... (Li et al. 2012). However, coincident with the previous reports (Bartnik et al. 2004;Muntner et al. 2004;Oliveira et al. 2007;Schinner et al. 2011), we found that the Gensini scores were increased along with the elevation of FPG levels regardless of the race. We also found that the levels of FPG were positively correlated to the Gensini scores, and was an independent risk factor of CAD, which indicated that more severe impaired fasting glucose would result in more serious CAD. ...
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The aim of the study is to investigate the association of fasting plasma glucose (FPG) with the prevalence and severity of coronary artery disease (CAD) in different ethnic groups without diabetes history in Xinjiang. Patients without diabetes history, who had undergone coronary angiography, were obtained. The levels of FPG in different ethnics were analyzed. The Gensini score was explored to evaluate the degree of coronary artery stenosis, and the logistic regression analysis was adopted to explore the risk factors of the prevalence of CAD. A total of 1500 cases (men 71.2%; mean age 57.6 ± 10.6 years; 1095 cases of CAD) were included. The incidence rates of CAD were 76.8% in Han, 72.5% in Uyghur and 68.1% in Kazakh group, respectively (P = .009), while the Gensini scores in Kazahk group (36.63 ± 33.88) were lower than the other ethnic populations (P = .003). The FPG levels in patients with CAD were significant higher than that without in all the ethnic groups (P < .01). Furthermore, it was indicated that the FPG levels (OR = 1.22, 95%CI 1.07–1.39, P = .003), as well as the age, sex, smoking or hypertension history, were associated with the CAD risk. FPG level was an independent risk factor of the prevalence and severity of CAD in population in Xinjiang.
... Recently, diabetes has been noted as a new independent risk factor of coronary heart disease [22]. Many researchers have demonstrated that diabetes is an independent risk factor for the prevalence and severity of significant angiographic CAD [23][24][25]. Research in Chinese populations has also demonstrated that GS correspondingly increased with FPG (fasting blood glucose) levels [23]. Our stepwise multiple linear regression analysis showed that the diabetes prevalence rate in these subgroups are significantly different, and the diabetes 1756 prevalence rate was significantly higher in patients with GS >45 compared with patients with scores of [26][27][28][29][30][31][32][33][34][35][36][37][38][39][40][41][42][43][44][45] or £26. ...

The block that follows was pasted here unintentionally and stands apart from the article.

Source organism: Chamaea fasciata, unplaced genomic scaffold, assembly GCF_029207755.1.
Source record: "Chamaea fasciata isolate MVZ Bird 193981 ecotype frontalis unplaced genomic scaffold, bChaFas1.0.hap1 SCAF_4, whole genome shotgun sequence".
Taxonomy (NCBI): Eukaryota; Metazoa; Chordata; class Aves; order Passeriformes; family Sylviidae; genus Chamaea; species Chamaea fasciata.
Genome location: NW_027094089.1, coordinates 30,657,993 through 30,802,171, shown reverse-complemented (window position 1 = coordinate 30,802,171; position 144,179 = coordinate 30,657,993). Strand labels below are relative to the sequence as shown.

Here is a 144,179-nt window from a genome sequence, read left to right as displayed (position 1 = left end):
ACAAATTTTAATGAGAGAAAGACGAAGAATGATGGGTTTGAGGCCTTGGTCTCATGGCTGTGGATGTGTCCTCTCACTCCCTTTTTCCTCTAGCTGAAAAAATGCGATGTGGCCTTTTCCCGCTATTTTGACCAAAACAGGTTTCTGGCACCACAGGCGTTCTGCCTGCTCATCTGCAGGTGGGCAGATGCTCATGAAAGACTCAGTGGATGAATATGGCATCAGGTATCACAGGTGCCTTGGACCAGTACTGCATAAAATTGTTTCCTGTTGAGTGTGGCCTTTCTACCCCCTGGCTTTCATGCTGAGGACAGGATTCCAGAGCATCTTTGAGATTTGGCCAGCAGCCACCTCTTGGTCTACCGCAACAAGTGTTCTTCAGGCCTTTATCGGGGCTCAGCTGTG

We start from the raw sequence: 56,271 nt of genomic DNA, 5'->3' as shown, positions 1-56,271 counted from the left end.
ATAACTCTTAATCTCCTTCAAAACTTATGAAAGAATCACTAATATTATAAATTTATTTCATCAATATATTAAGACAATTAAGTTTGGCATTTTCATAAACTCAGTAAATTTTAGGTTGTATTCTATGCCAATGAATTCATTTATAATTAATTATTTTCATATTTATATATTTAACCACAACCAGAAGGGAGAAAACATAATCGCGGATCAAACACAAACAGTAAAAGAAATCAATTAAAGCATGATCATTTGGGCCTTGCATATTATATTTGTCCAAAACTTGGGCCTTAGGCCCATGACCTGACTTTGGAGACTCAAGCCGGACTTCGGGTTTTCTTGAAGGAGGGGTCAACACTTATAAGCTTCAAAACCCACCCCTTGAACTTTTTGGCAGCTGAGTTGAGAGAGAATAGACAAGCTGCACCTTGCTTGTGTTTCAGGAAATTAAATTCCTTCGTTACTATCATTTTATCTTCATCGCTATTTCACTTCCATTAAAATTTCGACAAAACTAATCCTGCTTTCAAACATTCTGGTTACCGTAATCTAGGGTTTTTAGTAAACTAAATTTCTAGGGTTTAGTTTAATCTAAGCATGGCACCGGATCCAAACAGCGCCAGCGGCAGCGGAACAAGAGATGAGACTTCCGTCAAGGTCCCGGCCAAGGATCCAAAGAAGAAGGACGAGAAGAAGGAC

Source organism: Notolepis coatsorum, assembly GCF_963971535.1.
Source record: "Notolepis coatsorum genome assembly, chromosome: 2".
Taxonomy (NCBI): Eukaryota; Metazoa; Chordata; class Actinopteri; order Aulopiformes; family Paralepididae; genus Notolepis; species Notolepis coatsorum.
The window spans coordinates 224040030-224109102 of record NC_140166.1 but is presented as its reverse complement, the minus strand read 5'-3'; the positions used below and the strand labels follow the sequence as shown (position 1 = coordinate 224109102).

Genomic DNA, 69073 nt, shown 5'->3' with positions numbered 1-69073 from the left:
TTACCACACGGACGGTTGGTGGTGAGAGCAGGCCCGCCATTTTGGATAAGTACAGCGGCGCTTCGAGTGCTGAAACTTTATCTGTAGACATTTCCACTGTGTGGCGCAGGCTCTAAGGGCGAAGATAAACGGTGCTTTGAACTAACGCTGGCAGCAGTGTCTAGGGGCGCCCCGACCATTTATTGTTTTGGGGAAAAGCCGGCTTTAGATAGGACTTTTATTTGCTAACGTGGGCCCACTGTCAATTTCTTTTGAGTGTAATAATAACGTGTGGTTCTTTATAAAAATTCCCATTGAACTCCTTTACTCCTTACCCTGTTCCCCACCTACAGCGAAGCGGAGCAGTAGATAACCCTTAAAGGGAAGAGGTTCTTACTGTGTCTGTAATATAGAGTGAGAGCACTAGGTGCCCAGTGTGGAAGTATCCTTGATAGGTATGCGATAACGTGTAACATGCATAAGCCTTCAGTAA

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Background The role of pigment epithelium-derived factor (PEDF) in protection of coronary artery disease (CAD) remains controversial. The aim of this study was to reassess the value of PEDF in predicting the severity and prognosis of newly diagnosed stable CAD in a Chinese population. Material/Methods Plasma PEDF levels were measured in 259 stable CAD patients undergoing coronary angiography and 116 age- and sex-matched healthy controls. The severity of coronary atherosclerosis was assessed using Gensini score. Results PEDF levels were significantly lower in CAD patients than in healthy subjects (5.856±0.790 vs. 6.658±1.070 μg/ml, respectively, p<0.01). Stepwise regression analysis showed a negative correlation between PEDF levels and severity of CAD as quantified by Gensini score value (β=−0.626, p<0.01). Conclusions Our study showed that plasma PEDF levels were significantly lower in CAD patients than in controls, and the plasma PEDF levels may be used as a potential predicator for coronary severity.